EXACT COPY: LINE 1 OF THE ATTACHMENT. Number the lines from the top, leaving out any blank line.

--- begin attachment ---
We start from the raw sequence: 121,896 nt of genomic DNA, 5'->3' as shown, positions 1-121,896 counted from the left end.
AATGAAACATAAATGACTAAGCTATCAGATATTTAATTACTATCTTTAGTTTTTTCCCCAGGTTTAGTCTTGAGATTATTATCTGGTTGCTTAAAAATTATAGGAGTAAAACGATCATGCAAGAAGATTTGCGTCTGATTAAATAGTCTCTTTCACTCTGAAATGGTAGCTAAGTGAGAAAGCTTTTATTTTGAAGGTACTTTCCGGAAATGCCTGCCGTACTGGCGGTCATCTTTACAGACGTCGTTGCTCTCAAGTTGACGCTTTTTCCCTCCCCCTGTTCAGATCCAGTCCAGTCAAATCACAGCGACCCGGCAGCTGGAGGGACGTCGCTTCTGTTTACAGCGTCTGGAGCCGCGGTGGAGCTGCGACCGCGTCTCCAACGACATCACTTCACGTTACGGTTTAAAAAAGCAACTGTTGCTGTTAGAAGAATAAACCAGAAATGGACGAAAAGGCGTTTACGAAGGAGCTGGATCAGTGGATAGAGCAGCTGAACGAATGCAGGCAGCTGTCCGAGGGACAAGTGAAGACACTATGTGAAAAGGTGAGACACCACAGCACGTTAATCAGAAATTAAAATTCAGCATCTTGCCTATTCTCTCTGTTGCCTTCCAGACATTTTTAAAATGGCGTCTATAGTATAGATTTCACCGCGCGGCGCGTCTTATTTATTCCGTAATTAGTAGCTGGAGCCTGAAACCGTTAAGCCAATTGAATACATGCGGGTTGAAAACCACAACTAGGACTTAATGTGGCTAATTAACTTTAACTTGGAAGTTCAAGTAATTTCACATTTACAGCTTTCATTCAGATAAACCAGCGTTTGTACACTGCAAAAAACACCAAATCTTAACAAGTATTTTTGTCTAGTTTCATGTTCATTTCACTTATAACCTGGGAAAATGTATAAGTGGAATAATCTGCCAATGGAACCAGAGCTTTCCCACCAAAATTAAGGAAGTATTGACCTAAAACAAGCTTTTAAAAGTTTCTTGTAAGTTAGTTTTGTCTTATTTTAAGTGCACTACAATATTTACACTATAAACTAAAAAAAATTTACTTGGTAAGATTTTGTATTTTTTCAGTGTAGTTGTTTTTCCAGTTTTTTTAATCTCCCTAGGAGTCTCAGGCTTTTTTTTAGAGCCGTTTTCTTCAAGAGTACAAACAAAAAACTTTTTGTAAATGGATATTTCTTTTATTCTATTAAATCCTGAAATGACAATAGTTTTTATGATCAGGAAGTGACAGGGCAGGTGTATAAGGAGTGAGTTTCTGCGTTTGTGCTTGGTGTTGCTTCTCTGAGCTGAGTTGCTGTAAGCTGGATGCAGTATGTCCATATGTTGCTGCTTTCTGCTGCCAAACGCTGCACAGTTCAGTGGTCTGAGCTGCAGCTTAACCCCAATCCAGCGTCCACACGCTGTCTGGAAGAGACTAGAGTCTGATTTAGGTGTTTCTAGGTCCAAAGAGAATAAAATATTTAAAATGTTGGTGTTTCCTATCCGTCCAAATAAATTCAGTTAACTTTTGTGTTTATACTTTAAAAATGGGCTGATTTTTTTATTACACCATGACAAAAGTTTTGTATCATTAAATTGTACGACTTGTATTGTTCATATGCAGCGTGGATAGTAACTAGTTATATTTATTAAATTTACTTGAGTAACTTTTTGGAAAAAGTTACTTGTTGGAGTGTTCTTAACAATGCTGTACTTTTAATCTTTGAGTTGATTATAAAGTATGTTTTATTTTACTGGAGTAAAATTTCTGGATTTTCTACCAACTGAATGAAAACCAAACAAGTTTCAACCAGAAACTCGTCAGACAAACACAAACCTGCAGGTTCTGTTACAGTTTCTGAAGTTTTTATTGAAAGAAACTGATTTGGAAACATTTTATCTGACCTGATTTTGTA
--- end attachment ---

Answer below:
We start from the raw sequence: 121,896 nt of genomic DNA, 5'->3' as shown, positions 1-121,896 counted from the left end.